Without enough votes to begin debate on the July 13th version of the “Better Care Reconciliation Act of 2017” on Monday, July 17, Republican leaders in the Senate called for the repeal of the Affordable Care Act (ACA) without an immediate plan to replace the ACA. According to a report issued by the Congressional Budget Office (CBO) on Wednesday, July 19, a repeal only bill would reduce the federal budget by $473 billion over the next 10 years and result in an increase in the number of uninsured Americans by 17 million in 2018 and 32 million by 2026. The CBO also estimated that premiums for individual health insurance would increase by 25 percent in 2018, 50 percent in 2020, and double by 2026. On Thursday, July 20, Senate Republican leadership released an updated version of the Better Care Reconciliation Act that includes additional Medicaid funding and an amendment allowing plans with cheaper premiums but fewer benefits. The CBO estimated that the latest version of the Better Care Reconciliation Act would still result in 22 million more Americans being uninsured in 2026 relative to the ACA. While Senate Republican leadership intends to begin debate this week on health care reform legislation, it remains unclear whether the Senate will consider repeal only legislation or some version of the Better Care Reconciliation Act.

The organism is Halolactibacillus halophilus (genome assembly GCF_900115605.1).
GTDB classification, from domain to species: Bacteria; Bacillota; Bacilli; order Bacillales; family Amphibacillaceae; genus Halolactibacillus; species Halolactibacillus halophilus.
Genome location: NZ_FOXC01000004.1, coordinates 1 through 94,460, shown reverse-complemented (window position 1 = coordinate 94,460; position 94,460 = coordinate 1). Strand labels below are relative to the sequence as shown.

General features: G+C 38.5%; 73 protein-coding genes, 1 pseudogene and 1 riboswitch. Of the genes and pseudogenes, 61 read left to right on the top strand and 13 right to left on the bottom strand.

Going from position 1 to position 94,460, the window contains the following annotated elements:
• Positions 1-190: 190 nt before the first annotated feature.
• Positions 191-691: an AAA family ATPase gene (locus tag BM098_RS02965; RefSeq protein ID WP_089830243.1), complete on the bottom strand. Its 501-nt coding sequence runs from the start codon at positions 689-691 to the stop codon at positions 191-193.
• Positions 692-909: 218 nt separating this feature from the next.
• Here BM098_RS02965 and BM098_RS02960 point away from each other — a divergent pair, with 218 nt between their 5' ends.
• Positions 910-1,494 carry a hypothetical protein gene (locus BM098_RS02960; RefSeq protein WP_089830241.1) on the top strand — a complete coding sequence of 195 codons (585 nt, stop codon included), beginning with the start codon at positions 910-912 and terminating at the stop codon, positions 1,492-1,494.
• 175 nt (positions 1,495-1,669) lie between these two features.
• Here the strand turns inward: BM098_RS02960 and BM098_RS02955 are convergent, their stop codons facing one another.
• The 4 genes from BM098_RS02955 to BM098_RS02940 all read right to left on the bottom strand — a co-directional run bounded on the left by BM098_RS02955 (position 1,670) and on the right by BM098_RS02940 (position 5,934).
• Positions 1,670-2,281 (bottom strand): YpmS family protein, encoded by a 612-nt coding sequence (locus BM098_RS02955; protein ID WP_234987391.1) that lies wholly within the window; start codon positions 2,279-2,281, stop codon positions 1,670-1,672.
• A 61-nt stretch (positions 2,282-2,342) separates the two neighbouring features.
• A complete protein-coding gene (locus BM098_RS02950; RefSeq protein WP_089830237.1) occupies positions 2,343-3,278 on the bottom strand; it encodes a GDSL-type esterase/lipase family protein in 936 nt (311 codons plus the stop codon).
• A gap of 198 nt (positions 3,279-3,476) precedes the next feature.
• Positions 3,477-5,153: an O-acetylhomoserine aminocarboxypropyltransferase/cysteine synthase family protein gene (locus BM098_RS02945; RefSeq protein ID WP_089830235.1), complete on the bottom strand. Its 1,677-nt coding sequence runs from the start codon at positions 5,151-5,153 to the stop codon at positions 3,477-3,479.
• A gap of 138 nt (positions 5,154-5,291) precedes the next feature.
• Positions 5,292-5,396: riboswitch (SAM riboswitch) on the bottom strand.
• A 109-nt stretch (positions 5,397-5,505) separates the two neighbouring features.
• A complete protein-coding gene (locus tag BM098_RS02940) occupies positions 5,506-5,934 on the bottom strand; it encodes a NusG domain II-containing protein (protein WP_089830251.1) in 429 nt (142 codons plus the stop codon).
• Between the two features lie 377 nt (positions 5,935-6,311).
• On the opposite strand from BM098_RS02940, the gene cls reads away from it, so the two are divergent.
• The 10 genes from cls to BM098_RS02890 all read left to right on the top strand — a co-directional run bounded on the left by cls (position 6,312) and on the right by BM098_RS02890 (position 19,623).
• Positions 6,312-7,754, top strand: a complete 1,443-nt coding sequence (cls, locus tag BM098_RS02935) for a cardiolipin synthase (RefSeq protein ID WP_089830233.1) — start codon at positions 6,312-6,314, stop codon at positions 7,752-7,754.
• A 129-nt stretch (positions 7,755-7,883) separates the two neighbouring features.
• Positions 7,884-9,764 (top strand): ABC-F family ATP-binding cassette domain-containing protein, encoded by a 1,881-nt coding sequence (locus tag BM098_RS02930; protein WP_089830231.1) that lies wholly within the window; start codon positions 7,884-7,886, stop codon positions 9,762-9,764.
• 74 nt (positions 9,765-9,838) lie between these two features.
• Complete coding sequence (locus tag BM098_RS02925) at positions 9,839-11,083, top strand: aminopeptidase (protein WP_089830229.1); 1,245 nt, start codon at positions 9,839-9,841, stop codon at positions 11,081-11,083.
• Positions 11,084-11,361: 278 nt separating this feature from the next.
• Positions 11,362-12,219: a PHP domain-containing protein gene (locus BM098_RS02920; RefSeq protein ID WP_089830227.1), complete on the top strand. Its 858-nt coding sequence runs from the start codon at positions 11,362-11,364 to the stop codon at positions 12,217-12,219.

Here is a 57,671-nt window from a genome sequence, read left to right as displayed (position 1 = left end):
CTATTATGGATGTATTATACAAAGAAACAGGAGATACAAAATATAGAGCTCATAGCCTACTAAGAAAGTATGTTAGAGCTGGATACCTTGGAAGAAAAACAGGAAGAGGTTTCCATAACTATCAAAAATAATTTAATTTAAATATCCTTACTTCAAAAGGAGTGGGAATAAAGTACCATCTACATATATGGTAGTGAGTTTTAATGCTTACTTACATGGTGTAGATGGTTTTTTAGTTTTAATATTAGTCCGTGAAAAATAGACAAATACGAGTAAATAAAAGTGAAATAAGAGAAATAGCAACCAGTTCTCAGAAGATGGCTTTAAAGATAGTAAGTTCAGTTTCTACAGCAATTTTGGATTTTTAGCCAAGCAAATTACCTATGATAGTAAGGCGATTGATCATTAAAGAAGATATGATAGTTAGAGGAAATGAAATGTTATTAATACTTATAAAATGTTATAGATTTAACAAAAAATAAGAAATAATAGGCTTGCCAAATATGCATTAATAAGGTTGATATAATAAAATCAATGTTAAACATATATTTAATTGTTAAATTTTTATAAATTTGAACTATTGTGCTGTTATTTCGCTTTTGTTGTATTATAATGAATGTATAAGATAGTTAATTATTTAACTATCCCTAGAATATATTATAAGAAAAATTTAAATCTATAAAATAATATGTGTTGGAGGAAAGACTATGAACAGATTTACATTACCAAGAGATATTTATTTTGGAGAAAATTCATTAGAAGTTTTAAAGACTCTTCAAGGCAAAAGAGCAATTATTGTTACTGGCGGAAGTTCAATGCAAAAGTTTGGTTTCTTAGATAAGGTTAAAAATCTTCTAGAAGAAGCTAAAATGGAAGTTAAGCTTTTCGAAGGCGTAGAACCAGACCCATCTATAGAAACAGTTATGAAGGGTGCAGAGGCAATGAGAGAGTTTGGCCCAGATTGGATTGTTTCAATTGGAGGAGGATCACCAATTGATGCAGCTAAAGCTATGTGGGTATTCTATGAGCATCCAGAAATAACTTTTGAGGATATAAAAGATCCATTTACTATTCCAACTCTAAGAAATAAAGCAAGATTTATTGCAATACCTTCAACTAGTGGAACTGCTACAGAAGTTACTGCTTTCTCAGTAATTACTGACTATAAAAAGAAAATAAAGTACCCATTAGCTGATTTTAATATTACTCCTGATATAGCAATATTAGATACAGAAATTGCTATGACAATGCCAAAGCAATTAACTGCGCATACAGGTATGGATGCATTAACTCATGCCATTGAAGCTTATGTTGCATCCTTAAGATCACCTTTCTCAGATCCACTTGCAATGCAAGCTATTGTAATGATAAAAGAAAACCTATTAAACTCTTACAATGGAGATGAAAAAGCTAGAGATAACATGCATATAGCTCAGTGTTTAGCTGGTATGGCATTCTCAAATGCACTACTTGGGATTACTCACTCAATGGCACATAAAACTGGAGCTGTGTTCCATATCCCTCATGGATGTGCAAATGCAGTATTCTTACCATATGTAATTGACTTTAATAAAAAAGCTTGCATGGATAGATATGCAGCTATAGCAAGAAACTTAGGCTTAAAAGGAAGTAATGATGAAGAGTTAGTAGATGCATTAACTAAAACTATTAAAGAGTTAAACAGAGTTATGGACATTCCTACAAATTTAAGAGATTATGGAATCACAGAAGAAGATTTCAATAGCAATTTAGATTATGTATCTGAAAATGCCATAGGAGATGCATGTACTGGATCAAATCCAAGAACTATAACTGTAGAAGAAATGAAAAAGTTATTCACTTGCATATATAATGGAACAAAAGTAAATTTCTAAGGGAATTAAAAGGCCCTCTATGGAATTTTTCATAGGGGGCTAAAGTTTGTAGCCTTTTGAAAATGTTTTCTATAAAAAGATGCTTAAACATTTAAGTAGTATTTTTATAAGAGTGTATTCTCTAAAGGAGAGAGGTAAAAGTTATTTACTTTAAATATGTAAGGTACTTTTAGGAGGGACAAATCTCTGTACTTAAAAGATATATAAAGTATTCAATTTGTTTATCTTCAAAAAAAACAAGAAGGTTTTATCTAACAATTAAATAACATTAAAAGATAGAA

On July 19, the House Budget Committee marked up and approved a FY 2018 budget resolution entitled “Building a Better America.” The budget resolution would balance the federal budget in 10 years. The budget resolution incorporates the American Health Care Act as passed by the House of Representatives, which includes a reduction of about $800 billion in Medicaid spending over the next 10 years. The budget resolution also proposes moving Medicare to a premium support system.
On July 18, the Oversight and Investigations Subcommittee of the House Energy and Commerce Committee held a hearing entitled “Examining HRSA’s [Health Resources and Services Administration] Oversight of the 340B Drug Pricing Program. One focal point of the hearing was the lack of reporting requirements in the 340B statute. Committee Chairman Greg Walden questioned witnesses about how participating entities spent 340B savings, which range from 25 to 50 percent of the average wholesale price for covered outpatient drugs. In response to the chairman’s question, a witness from the Office of Pharmacy Affairs at HRSA acknowledged that HRSA did not know how particular entities spent 340B savings or whether such savings were passed on to patients in the form of reduced drug prices.